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Eight Reasons Why Lawyers Resist Effective Networking- How to Show Your True Value via Lexis Hub
In today's job market, many law students and lawyers are frustrated looking for jobs by just sending out resumes and cover letters. It can be overwhelming and mysterious to think about how you can stand out and make your application rise to the top of the pile. Whether applying for a firm job, clerkship, or in-house position, the employer reviewing your materials is running a business.
With that in mind, 2 very important topics should come to mind when job seeking 1) what is going through a hiring partner's mind when considering taking on a new hire and 2) how to overcome resistance to networking as an integral part of your job search and career planning. Networking can be the answer to help you get over the hump.
Networking is an integral factor in standing out and showing you are a good investment. So why do so many lawyers resist it?
1. So many attorneys – especially law students and junior attorneys – think networking is selfish, but networking isn't calling someone and asking for a job, or for help getting a job; networking is reciprocal. It's building a group of interconnected relationships whereby the entire group can work together to reach their individual goals.
2. They undervalue the power of networking. People who don't network are literally unaware of all the opportunities they've missed. Senior lawyers have told me the majority of their professional and personal opportunities (clients, leadership, speaking engagements, political appointments, job openings and hiring, board memberships, and more) have come to them passively through their network. Most did not have to go after these opportunities; the opportunities came to them. And when they did look for opportunities, their network helped.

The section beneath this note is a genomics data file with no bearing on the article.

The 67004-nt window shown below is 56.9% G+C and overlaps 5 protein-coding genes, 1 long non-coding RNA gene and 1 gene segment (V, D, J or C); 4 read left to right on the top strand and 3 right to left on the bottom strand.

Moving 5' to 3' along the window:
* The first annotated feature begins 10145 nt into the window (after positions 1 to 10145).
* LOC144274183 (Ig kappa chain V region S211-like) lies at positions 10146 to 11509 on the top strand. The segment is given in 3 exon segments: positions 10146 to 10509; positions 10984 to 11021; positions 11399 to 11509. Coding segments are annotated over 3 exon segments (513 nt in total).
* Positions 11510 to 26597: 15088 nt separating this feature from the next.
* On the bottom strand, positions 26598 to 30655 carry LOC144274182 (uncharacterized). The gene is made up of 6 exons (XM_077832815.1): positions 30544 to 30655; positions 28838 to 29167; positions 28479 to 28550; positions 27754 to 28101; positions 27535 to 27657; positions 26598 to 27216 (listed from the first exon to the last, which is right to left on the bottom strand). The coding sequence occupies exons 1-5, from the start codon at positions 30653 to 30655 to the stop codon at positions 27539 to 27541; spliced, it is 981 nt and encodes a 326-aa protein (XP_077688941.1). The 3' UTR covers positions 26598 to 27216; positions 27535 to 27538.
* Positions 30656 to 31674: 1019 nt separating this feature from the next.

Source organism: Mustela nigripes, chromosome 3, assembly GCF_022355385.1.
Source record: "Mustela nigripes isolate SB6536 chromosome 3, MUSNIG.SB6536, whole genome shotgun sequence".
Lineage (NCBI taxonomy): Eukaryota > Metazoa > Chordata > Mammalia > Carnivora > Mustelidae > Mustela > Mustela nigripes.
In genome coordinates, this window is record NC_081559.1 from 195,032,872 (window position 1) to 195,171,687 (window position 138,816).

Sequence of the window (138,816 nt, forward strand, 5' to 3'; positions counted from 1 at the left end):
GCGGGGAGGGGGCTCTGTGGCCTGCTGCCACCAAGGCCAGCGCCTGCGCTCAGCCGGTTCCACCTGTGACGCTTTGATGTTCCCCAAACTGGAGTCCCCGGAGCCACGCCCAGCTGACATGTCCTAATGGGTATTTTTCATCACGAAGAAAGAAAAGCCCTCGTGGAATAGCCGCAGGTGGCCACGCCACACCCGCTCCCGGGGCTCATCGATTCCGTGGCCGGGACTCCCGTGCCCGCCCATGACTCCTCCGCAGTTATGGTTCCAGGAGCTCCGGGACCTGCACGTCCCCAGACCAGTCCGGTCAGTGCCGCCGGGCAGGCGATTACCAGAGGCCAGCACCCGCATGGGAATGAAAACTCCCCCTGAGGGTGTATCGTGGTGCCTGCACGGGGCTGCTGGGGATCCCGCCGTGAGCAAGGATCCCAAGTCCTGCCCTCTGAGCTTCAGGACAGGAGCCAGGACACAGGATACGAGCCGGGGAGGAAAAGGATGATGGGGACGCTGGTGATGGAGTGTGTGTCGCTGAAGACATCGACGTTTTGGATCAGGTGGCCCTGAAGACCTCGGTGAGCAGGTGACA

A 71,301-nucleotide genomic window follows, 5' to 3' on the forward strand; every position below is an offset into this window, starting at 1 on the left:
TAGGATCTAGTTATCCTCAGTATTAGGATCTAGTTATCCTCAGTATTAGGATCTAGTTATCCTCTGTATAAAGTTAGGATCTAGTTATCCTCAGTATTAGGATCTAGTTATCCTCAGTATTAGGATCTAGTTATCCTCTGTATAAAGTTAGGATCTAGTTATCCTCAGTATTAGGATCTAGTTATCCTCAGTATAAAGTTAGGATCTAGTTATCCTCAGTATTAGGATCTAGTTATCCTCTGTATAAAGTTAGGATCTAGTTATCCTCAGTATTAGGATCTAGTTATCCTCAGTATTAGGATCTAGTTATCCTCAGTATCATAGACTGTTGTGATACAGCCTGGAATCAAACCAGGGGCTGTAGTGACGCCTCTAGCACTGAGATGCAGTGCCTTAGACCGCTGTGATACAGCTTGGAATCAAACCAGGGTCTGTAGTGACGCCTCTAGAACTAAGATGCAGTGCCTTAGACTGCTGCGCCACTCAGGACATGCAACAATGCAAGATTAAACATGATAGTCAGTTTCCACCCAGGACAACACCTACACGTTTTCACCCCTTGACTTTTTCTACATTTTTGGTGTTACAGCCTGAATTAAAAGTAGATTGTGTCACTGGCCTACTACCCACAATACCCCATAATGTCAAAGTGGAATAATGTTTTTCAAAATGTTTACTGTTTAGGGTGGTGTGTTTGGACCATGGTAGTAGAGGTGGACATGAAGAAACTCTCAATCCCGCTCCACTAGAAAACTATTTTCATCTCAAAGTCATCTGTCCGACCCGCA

3. They get frustrated if there is no immediate pay-off for their efforts. Networking is a long-term activity. You may see immediate dividends, or it may take a long time to pay off. You just never know. But it's a game you can't win if you're not involved.
4. They don't realize networking is a learned skill. No matter how shy, introverted, or unconnected you believe you are, you can learn to network successfully. It only requires that you want to learn.
5. They think they don't have access to a network. People often claim they don't have a network, and use that as an excuse not to get started. But everyone has a network. Start with family, extended family, neighbors, classmates, former classmates, colleagues from internships and other work, and others you know personally.
6. Their aim is too low. Once you get started, don't limit your networking to your peers, who have little or no influence on hiring or career development. You need to reach higher up the ladder. Some of the easiest ways to do this are to extend your network to include alumni, professionals with common interests and goals, more senior lawyers at your employer, bar association members, and others.
7. They think of networking as work, but really, think of networking as an opportunity to build enduring (or short-term) professional friendships, finding people whose missions and organizations you can assist, and learning about the industry. Then, networking becomes much easier to do. Even so, investing in networking takes less time than you'd think-even 30 minutes a week can lead to lasting relationships and huge impacts on your career.
8. They're afraid of rejection. As you expand your network to meet new people, you're bound to run into rejection. More likely, however, you'll run into apathy; people simply don't respond to your inquires or email. But so what? Again, it can take very few 'hits" to change your career. So what do you have to lose?
The moral of the story is that employers crave finding a diamond in the rough who stands out as a good investment for their business, and by networking effectively you can increase your chances of standing out.
Read the complete article as posted on the Lexis Hub.